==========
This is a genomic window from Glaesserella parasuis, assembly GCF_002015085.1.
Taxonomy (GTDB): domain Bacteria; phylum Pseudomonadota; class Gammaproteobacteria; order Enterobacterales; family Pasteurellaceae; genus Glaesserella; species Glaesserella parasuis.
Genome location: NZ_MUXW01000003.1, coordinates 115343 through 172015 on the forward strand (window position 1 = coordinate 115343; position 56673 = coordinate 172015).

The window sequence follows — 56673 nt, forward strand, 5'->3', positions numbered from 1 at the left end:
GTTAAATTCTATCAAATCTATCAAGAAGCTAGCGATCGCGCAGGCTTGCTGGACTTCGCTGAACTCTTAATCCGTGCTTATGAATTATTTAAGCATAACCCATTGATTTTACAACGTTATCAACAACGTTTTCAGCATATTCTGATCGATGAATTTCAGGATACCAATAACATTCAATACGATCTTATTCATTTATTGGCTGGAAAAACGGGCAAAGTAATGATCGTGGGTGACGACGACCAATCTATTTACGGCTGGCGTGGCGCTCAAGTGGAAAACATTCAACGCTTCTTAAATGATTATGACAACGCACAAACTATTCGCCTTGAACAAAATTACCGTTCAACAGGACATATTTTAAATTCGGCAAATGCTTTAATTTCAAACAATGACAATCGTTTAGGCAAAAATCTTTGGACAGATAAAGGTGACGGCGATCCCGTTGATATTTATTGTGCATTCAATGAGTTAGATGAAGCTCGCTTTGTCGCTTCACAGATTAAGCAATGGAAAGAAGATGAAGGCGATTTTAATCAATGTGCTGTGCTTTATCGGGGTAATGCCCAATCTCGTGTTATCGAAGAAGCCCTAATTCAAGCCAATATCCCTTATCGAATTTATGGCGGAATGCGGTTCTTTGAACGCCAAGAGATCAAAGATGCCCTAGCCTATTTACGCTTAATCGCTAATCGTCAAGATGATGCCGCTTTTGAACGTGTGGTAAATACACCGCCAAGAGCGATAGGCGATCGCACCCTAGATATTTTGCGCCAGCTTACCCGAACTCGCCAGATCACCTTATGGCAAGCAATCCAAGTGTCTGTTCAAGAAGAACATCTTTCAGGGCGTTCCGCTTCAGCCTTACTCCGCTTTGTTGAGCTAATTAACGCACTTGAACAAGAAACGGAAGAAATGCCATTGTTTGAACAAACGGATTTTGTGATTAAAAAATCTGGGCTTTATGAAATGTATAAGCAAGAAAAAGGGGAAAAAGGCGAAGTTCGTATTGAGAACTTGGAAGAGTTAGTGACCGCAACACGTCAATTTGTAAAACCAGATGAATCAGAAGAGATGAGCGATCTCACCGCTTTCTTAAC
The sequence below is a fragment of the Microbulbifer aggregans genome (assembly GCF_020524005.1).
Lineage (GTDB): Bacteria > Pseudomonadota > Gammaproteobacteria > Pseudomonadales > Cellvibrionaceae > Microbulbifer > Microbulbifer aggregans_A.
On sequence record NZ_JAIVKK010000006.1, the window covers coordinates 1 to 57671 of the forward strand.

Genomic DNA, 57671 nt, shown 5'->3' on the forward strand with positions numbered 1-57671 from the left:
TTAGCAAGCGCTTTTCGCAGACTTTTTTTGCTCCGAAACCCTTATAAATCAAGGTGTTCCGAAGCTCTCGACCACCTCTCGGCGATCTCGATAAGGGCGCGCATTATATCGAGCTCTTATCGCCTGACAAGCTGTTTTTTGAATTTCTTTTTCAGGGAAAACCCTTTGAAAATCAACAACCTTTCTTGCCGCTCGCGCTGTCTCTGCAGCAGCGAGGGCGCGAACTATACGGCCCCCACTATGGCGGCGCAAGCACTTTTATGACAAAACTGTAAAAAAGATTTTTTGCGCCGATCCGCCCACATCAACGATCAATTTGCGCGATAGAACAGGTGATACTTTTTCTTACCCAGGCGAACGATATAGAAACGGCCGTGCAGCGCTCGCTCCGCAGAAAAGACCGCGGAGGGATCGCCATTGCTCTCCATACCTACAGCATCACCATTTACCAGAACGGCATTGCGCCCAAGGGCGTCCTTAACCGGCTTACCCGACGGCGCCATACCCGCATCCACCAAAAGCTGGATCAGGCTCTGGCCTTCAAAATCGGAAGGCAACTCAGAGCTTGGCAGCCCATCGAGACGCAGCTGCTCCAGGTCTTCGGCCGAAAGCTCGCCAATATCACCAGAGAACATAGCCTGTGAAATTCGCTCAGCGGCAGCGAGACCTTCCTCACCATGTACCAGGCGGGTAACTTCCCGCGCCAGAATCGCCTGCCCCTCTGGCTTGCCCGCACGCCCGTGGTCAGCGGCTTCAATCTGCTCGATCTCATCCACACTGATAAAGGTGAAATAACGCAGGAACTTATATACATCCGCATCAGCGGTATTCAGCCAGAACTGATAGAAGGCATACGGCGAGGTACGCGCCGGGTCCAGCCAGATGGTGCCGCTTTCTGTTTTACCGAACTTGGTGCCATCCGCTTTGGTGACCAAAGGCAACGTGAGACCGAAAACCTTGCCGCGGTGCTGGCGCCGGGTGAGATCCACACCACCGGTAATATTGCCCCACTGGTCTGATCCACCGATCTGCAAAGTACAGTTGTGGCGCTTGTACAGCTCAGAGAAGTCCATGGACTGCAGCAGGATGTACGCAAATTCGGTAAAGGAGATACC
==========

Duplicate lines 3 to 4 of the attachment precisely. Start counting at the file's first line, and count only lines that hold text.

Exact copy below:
Genome location: NZ_MUXW01000003.1, coordinates 115343 through 172015 on the forward strand (window position 1 = coordinate 115343; position 56673 = coordinate 172015).

The window sequence follows — 56673 nt, forward strand, 5'->3', positions numbered from 1 at the left end: